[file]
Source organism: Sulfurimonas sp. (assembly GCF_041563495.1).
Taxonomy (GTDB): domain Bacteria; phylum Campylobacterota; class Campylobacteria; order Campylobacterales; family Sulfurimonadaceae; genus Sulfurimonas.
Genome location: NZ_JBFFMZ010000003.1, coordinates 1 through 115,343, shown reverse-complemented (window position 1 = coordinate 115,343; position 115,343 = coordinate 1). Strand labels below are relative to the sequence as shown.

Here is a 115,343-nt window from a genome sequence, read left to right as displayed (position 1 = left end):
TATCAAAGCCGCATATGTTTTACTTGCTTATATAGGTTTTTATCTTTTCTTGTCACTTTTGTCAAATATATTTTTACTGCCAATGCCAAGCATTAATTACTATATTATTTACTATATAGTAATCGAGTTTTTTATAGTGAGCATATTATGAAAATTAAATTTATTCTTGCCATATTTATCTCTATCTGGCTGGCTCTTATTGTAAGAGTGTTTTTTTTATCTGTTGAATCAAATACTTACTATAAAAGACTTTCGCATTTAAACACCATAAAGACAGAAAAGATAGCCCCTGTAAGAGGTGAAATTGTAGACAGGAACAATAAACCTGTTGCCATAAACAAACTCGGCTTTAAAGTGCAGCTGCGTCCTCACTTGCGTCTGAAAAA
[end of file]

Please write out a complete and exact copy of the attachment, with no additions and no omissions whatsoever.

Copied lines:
Source organism: Sulfurimonas sp. (assembly GCF_041563495.1).
Taxonomy (GTDB): domain Bacteria; phylum Campylobacterota; class Campylobacteria; order Campylobacterales; family Sulfurimonadaceae; genus Sulfurimonas.
Genome location: NZ_JBFFMZ010000003.1, coordinates 1 through 115,343, shown reverse-complemented (window position 1 = coordinate 115,343; position 115,343 = coordinate 1). Strand labels below are relative to the sequence as shown.

Here is a 115,343-nt window from a genome sequence, read left to right as displayed (position 1 = left end):
TATCAAAGCCGCATATGTTTTACTTGCTTATATAGGTTTTTATCTTTTCTTGTCACTTTTGTCAAATATATTTTTACTGCCAATGCCAAGCATTAATTACTATATTATTTACTATATAGTAATCGAGTTTTTTATAGTGAGCATATTATGAAAATTAAATTTATTCTTGCCATATTTATCTCTATCTGGCTGGCTCTTATTGTAAGAGTGTTTTTTTTATCTGTTGAATCAAATACTTACTATAAAAGACTTTCGCATTTAAACACCATAAAGACAGAAAAGATAGCCCCTGTAAGAGGTGAAATTGTAGACAGGAACAATAAACCTGTTGCCATAAACAAACTCGGCTTTAAAGTGCAGCTGCGTCCTCACTTGCGTCTGAAAAA